Unhealthy behavior clustering and mental health status in United States college students

Nancy C. Jao, Laura D. Robinson, Peter J. Kelly, Christina C. Ciecierski, Brian Hitsman*

*Corresponding author for this work

Research output: Contribution to journalArticlepeer-review

51 Scopus citations


Objective: Examine the association of health risk behavior clusters with mental health status among US college students. Participants: 105,781 US college students who completed the Spring 2011 National College Health Assessment. Methods: We utilized the latent class analysis to determine clustering of health risk behaviors (alcohol binge drinking, cigarette/marijuana use, insufficient physical activity, and fruit/vegetable consumption), and chi-square and ANOVA analyses to examine associations between the class membership and mental health (mental health diagnoses, psychological symptoms, and self-injurious thoughts/behaviors). Results: Three classes were identified with differing rates of binge drinking, substance use, and insufficient physical activity but similar rates of insufficient fruit/vegetable consumption. Students classified with the highest rates of binge drinking and cigarette/marijuana use had the highest rates across all mental health variables compared to other classes. Conclusions: Students who reported engaging in multiple health risk behaviors, especially high alcohol and cigarette/marijuana use, were also more likely to report poorer mental health.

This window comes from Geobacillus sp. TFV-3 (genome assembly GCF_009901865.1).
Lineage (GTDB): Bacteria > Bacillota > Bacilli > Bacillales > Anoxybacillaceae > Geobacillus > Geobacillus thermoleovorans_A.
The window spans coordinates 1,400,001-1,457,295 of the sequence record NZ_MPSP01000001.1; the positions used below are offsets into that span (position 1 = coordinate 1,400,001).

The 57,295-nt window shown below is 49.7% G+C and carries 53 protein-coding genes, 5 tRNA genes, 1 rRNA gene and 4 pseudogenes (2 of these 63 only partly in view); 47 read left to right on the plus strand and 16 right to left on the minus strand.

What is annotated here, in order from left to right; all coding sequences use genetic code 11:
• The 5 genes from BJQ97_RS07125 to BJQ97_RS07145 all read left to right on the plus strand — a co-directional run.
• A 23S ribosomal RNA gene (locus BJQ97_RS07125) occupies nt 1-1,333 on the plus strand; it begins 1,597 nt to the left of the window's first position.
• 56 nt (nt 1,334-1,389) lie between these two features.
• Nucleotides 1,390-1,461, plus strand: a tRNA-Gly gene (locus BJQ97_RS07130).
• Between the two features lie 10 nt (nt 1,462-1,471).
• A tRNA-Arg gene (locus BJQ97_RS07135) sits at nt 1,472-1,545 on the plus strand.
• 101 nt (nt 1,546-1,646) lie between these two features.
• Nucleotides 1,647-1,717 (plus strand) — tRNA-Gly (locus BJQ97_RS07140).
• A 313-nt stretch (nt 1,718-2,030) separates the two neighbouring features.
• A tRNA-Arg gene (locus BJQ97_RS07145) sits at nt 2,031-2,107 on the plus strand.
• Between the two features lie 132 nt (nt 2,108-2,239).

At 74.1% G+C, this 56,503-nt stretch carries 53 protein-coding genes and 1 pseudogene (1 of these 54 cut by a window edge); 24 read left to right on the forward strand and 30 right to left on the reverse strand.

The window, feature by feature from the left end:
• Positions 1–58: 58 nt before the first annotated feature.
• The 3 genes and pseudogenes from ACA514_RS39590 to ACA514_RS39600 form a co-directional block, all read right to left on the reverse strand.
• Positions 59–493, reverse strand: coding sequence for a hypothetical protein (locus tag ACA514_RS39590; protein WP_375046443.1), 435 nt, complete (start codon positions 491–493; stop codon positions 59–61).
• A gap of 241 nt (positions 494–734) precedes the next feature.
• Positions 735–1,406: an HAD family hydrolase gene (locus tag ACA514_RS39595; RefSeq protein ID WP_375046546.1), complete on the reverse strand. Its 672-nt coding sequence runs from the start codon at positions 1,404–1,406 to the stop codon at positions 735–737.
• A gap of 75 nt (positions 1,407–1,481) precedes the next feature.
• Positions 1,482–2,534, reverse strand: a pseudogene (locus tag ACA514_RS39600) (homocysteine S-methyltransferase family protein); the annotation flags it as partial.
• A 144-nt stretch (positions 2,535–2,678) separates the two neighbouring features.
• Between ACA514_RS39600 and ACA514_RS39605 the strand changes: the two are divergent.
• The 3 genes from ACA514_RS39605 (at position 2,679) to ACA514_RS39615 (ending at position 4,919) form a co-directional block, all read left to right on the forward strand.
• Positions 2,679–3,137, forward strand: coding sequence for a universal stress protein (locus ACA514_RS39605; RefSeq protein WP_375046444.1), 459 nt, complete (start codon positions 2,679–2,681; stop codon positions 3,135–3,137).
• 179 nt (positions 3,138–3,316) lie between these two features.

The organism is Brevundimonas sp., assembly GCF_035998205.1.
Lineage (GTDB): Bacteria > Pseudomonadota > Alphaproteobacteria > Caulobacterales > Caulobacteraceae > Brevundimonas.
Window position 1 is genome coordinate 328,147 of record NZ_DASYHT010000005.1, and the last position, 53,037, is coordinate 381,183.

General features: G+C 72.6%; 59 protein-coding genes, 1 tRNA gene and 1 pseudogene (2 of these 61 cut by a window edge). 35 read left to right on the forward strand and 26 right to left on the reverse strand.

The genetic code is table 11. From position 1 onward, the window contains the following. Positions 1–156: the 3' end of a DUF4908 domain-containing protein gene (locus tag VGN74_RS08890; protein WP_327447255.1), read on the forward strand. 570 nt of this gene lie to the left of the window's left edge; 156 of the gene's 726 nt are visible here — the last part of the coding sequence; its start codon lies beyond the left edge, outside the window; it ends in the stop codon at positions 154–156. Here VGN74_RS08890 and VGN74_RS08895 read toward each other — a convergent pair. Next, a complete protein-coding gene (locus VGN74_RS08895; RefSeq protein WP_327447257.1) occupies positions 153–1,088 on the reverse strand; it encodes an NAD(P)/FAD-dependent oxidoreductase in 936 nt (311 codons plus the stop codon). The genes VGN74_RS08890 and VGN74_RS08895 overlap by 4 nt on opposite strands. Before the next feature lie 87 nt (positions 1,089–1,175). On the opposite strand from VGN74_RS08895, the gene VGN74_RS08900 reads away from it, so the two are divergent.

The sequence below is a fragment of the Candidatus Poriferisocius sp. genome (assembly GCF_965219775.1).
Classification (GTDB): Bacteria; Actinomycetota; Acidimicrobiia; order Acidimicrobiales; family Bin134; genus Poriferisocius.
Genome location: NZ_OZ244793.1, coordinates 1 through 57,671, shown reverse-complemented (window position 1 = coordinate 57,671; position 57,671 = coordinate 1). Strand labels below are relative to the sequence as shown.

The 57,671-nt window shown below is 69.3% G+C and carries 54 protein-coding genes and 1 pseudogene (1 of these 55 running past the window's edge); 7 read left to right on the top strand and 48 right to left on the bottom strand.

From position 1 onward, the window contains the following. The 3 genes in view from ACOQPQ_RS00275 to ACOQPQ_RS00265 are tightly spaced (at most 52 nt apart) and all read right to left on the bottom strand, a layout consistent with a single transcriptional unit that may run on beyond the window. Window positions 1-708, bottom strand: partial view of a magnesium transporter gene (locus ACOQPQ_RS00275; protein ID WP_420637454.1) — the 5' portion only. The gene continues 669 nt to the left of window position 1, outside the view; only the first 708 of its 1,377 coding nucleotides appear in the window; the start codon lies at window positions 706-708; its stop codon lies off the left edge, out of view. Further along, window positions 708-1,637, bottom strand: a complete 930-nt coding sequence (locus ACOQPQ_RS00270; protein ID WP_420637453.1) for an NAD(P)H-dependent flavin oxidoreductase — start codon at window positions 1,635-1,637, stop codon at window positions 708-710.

Original languageEnglish (US)
Pages (from-to)790-800
Number of pages11
JournalJournal of American College Health
Issue number8
StatePublished - Nov 17 2019


  • Mental health
  • clustering
  • health behavior
  • tobacco

ASJC Scopus subject areas

  • Public Health, Environmental and Occupational Health


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